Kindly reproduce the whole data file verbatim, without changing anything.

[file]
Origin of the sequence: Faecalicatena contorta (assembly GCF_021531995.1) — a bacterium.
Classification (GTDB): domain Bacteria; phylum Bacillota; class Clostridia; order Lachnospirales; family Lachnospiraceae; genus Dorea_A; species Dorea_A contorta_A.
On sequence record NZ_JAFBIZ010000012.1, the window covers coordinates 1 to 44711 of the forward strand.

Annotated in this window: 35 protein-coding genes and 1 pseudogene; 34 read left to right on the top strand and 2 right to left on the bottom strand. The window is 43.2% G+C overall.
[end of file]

Origin of the sequence: Faecalicatena contorta (assembly GCF_021531995.1) — a bacterium.
Classification (GTDB): domain Bacteria; phylum Bacillota; class Clostridia; order Lachnospirales; family Lachnospiraceae; genus Dorea_A; species Dorea_A contorta_A.
On sequence record NZ_JAFBIZ010000012.1, the window covers coordinates 1 to 44711 of the forward strand.

Annotated in this window: 35 protein-coding genes and 1 pseudogene; 34 read left to right on the top strand and 2 right to left on the bottom strand. The window is 43.2% G+C overall.